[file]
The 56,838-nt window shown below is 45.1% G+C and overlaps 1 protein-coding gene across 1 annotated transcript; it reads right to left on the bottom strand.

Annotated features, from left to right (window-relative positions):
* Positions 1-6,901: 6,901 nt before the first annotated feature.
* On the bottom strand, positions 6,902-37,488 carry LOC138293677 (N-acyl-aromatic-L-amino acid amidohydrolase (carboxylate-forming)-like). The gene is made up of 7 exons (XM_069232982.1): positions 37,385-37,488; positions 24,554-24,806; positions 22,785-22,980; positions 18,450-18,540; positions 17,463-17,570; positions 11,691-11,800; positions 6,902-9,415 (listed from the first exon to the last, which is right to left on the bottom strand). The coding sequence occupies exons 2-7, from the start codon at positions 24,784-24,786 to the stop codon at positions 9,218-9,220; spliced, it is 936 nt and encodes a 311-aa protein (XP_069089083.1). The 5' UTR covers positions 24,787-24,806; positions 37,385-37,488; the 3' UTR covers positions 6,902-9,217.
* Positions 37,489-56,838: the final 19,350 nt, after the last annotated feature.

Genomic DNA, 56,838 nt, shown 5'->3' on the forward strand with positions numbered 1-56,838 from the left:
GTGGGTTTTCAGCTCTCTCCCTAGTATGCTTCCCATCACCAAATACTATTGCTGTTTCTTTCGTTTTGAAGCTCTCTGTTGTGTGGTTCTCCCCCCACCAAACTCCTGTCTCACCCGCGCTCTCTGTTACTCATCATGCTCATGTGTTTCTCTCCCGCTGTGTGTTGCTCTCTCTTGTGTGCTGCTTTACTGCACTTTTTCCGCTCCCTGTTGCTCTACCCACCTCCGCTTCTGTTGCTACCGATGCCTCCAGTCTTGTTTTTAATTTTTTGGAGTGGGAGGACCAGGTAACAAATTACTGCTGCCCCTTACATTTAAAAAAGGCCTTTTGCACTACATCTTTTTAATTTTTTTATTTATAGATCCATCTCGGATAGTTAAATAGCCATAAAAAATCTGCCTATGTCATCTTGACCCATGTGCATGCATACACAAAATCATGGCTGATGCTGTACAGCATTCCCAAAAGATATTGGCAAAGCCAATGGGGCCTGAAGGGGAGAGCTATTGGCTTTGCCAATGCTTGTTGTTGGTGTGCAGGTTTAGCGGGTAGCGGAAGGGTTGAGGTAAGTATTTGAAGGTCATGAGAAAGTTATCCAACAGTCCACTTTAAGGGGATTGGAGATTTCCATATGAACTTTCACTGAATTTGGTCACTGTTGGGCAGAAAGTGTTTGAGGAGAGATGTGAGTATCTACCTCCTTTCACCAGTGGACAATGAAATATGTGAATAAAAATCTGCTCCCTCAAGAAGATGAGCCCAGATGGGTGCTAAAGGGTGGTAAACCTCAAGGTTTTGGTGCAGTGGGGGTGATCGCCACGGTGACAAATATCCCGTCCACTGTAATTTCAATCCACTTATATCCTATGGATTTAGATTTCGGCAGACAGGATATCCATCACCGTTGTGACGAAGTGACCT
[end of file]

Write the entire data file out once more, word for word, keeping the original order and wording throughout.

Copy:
The 56,838-nt window shown below is 45.1% G+C and overlaps 1 protein-coding gene across 1 annotated transcript; it reads right to left on the bottom strand.

Annotated features, from left to right (window-relative positions):
* Positions 1-6,901: 6,901 nt before the first annotated feature.
* On the bottom strand, positions 6,902-37,488 carry LOC138293677 (N-acyl-aromatic-L-amino acid amidohydrolase (carboxylate-forming)-like). The gene is made up of 7 exons (XM_069232982.1): positions 37,385-37,488; positions 24,554-24,806; positions 22,785-22,980; positions 18,450-18,540; positions 17,463-17,570; positions 11,691-11,800; positions 6,902-9,415 (listed from the first exon to the last, which is right to left on the bottom strand). The coding sequence occupies exons 2-7, from the start codon at positions 24,784-24,786 to the stop codon at positions 9,218-9,220; spliced, it is 936 nt and encodes a 311-aa protein (XP_069089083.1). The 5' UTR covers positions 24,787-24,806; positions 37,385-37,488; the 3' UTR covers positions 6,902-9,217.
* Positions 37,489-56,838: the final 19,350 nt, after the last annotated feature.

Genomic DNA, 56,838 nt, shown 5'->3' on the forward strand with positions numbered 1-56,838 from the left:
GTGGGTTTTCAGCTCTCTCCCTAGTATGCTTCCCATCACCAAATACTATTGCTGTTTCTTTCGTTTTGAAGCTCTCTGTTGTGTGGTTCTCCCCCCACCAAACTCCTGTCTCACCCGCGCTCTCTGTTACTCATCATGCTCATGTGTTTCTCTCCCGCTGTGTGTTGCTCTCTCTTGTGTGCTGCTTTACTGCACTTTTTCCGCTCCCTGTTGCTCTACCCACCTCCGCTTCTGTTGCTACCGATGCCTCCAGTCTTGTTTTTAATTTTTTGGAGTGGGAGGACCAGGTAACAAATTACTGCTGCCCCTTACATTTAAAAAAGGCCTTTTGCACTACATCTTTTTAATTTTTTTATTTATAGATCCATCTCGGATAGTTAAATAGCCATAAAAAATCTGCCTATGTCATCTTGACCCATGTGCATGCATACACAAAATCATGGCTGATGCTGTACAGCATTCCCAAAAGATATTGGCAAAGCCAATGGGGCCTGAAGGGGAGAGCTATTGGCTTTGCCAATGCTTGTTGTTGGTGTGCAGGTTTAGCGGGTAGCGGAAGGGTTGAGGTAAGTATTTGAAGGTCATGAGAAAGTTATCCAACAGTCCACTTTAAGGGGATTGGAGATTTCCATATGAACTTTCACTGAATTTGGTCACTGTTGGGCAGAAAGTGTTTGAGGAGAGATGTGAGTATCTACCTCCTTTCACCAGTGGACAATGAAATATGTGAATAAAAATCTGCTCCCTCAAGAAGATGAGCCCAGATGGGTGCTAAAGGGTGGTAAACCTCAAGGTTTTGGTGCAGTGGGGGTGATCGCCACGGTGACAAATATCCCGTCCACTGTAATTTCAATCCACTTATATCCTATGGATTTAGATTTCGGCAGACAGGATATCCATCACCGTTGTGACGAAGTGACCT